The USSR Under Stalin Essay
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1)a) Evidence in Source D that suggests that Stalin’s motive for the mass arrests of the late 1930s was to obtain slave labor is that “the mass arrest of the late 1930s may have been carried out to satisfy Stalin’s desire for slave labor,” and “more prison laborers were urgently needed.”
b) In Source D, “absurd inefficiency” means that the overpopulation of the prison laborers in the camps made them disorganized and made it difficult for the camp commanders to be able handle them all.
2) In both Sources B and E, Stalin’s view of industrialization as a war economy is expressed as: Both sources share the view that the purpose of industrialization was for the making of a war economy, “to prepare for war against the capitalist enemies abroad.” However, for Source B, the view for the Five Year Plans is that, “Essentially the Plan was a huge propaganda project, aimed at convincing the Soviet people that they were engaged in a great industrial enterprise of their own making.
It was a propaganda project promoting industrialization for the purpose of war, but the Soviet people weren’t aware of the “war” part, only the industrialization. In Source E, since it is a poster that is used for the purpose of propaganda, it instead puts the Five Year Plan in a better light, showing that the Five Year Plan will be successful in the future, that it will surely benefit the U.S.S.R. in the future, and that the U.S.S.R. will be prepared to defeat its enemies abroad (the capitalist enemies) in case of future wars.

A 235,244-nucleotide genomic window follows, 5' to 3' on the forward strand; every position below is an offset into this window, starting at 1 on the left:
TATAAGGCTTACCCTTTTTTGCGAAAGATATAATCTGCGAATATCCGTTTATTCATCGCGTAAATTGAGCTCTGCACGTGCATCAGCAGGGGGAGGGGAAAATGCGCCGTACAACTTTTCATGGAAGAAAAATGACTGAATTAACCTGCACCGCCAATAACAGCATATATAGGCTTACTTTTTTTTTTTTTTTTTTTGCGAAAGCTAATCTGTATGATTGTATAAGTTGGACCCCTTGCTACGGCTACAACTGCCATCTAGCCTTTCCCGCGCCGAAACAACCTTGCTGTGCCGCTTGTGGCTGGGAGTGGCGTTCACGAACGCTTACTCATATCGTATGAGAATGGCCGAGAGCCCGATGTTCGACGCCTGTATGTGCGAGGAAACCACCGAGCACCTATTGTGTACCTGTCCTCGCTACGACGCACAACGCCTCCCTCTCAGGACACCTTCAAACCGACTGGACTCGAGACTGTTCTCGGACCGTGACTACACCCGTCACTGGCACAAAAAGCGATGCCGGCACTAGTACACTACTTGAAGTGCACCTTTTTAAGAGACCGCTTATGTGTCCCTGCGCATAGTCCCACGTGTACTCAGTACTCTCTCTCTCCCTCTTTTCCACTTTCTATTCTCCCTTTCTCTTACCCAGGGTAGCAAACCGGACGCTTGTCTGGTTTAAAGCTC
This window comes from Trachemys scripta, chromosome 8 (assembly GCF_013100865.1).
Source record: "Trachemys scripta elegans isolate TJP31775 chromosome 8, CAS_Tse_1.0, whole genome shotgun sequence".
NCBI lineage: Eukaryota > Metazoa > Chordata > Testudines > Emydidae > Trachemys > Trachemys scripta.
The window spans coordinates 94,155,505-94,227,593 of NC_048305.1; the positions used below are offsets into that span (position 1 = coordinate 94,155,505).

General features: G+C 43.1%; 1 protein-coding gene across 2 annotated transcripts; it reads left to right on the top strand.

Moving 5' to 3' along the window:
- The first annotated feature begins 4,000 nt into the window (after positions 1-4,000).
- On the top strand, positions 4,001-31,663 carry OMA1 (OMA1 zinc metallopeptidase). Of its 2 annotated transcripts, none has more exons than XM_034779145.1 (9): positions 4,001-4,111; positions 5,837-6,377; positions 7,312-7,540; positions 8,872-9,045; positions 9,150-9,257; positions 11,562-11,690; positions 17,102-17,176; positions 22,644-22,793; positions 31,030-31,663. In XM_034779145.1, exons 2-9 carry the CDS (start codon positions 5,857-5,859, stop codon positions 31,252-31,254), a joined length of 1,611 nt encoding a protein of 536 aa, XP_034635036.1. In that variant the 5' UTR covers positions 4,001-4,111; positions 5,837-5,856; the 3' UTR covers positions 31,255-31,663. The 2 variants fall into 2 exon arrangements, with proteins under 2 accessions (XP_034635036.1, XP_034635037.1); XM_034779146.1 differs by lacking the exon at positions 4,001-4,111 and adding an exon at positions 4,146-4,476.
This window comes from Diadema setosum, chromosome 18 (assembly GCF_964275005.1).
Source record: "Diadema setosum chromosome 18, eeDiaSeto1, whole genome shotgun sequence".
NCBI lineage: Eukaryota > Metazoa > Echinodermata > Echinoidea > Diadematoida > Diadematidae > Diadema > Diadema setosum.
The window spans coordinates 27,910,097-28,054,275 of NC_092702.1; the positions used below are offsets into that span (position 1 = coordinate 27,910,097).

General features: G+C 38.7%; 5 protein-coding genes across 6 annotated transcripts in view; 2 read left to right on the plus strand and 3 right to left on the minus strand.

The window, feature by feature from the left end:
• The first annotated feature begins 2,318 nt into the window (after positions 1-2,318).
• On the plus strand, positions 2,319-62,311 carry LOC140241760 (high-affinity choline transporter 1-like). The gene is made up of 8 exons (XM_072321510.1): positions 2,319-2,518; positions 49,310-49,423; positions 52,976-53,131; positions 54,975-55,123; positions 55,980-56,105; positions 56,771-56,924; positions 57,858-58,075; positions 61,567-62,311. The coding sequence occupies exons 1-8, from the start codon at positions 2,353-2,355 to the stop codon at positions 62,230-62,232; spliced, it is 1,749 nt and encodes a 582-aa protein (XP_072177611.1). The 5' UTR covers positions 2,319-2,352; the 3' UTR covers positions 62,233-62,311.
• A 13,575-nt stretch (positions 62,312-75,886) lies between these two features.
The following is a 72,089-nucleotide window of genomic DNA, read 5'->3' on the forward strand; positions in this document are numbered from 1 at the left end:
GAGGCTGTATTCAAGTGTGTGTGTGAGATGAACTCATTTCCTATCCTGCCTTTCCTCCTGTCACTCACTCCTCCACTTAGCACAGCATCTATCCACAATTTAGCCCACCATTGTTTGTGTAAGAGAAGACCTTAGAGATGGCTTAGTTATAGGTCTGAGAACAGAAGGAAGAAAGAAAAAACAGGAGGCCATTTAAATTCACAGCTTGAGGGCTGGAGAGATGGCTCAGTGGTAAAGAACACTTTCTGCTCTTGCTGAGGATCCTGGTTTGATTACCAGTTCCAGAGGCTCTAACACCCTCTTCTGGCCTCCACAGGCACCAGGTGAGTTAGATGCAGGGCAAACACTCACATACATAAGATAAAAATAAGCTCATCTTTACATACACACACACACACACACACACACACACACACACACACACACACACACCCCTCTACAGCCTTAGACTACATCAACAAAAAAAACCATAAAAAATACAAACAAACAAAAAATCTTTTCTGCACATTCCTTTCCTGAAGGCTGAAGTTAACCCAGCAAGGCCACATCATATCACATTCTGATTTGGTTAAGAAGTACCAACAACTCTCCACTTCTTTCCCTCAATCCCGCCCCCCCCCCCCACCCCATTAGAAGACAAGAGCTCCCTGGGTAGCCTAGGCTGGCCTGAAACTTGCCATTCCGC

3) The origin of Source A is that it’s a speech by Stalin, 1st March 1927, to workers in the Stalin workshops of the October Railway. The purpose of this speech is to spread his view of the U.S.S.R. being able to industrialize on its own to the workers of the workshops, saying it with confidence. Filling the workers up with confidence will give them the will to work more for the sake of the industry. The value of this speech is that this is a primary source and it’s a speech by Stalin himself, so it clearly expresses his views on the U.S.S.R. industrializing on its own.
The limitations of this speech is that it only shows Stalin’s perspective and it doesn’t show the views of the public or of the workers on his view on industrialization. He was trying to express his idea in a confident way to the workers to convince them that this is to solely benefit the U.S.S.R. The origin of Source C is it’s an extract from Women in Soviet Society: Equality, Development, and Social Change by Gail Warshofsky Lapidus, Berkeley, 1978. The purpose of this extract is to tell of the reason for the increased employment of women.
It was necessary to hire women to work because of the rapid expansion of the economy, so there was a need for more workers. It wasn’t for the purpose of economic equality. The value of this is that it shows us that eventually everyone in the society, including women, were required to work to follow Stalin’s Five Years Plan. It shows us the economic status of women during this time period. The limitation of this source is that we don’t know the public’s opinion or a woman’s view on the increased employment of women. It is a secondary source since it is an extract from a book that was written after the time of Stalin Russia.